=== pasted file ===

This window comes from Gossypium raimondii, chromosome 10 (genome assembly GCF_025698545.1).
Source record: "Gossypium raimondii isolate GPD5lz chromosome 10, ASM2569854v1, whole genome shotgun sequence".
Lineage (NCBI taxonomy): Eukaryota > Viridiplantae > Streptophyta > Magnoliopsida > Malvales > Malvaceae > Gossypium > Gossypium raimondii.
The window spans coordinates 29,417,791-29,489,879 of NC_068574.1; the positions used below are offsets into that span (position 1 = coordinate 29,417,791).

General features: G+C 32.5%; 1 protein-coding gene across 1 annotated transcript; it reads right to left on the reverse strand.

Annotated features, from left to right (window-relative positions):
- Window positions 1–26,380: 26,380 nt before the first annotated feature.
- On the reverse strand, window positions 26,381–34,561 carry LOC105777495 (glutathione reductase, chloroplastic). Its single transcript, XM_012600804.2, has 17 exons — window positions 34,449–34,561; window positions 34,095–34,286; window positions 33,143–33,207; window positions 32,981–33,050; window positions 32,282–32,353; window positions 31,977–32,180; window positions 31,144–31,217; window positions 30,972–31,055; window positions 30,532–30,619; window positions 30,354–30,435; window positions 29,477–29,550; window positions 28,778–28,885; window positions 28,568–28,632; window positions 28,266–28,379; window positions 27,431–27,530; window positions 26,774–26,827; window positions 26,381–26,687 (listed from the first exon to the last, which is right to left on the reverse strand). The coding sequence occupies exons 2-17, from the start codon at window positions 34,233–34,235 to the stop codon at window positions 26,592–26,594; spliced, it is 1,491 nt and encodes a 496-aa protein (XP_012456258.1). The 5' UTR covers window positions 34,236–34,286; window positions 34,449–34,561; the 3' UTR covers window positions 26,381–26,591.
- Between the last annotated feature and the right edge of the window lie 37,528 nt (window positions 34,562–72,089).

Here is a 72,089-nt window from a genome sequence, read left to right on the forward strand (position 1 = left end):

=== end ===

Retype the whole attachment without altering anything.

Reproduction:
This window comes from Gossypium raimondii, chromosome 10 (genome assembly GCF_025698545.1).
Source record: "Gossypium raimondii isolate GPD5lz chromosome 10, ASM2569854v1, whole genome shotgun sequence".
Lineage (NCBI taxonomy): Eukaryota > Viridiplantae > Streptophyta > Magnoliopsida > Malvales > Malvaceae > Gossypium > Gossypium raimondii.
The window spans coordinates 29,417,791-29,489,879 of NC_068574.1; the positions used below are offsets into that span (position 1 = coordinate 29,417,791).

General features: G+C 32.5%; 1 protein-coding gene across 1 annotated transcript; it reads right to left on the reverse strand.

Annotated features, from left to right (window-relative positions):
- Window positions 1–26,380: 26,380 nt before the first annotated feature.
- On the reverse strand, window positions 26,381–34,561 carry LOC105777495 (glutathione reductase, chloroplastic). Its single transcript, XM_012600804.2, has 17 exons — window positions 34,449–34,561; window positions 34,095–34,286; window positions 33,143–33,207; window positions 32,981–33,050; window positions 32,282–32,353; window positions 31,977–32,180; window positions 31,144–31,217; window positions 30,972–31,055; window positions 30,532–30,619; window positions 30,354–30,435; window positions 29,477–29,550; window positions 28,778–28,885; window positions 28,568–28,632; window positions 28,266–28,379; window positions 27,431–27,530; window positions 26,774–26,827; window positions 26,381–26,687 (listed from the first exon to the last, which is right to left on the reverse strand). The coding sequence occupies exons 2-17, from the start codon at window positions 34,233–34,235 to the stop codon at window positions 26,592–26,594; spliced, it is 1,491 nt and encodes a 496-aa protein (XP_012456258.1). The 5' UTR covers window positions 34,236–34,286; window positions 34,449–34,561; the 3' UTR covers window positions 26,381–26,591.
- Between the last annotated feature and the right edge of the window lie 37,528 nt (window positions 34,562–72,089).

Here is a 72,089-nt window from a genome sequence, read left to right on the forward strand (position 1 = left end):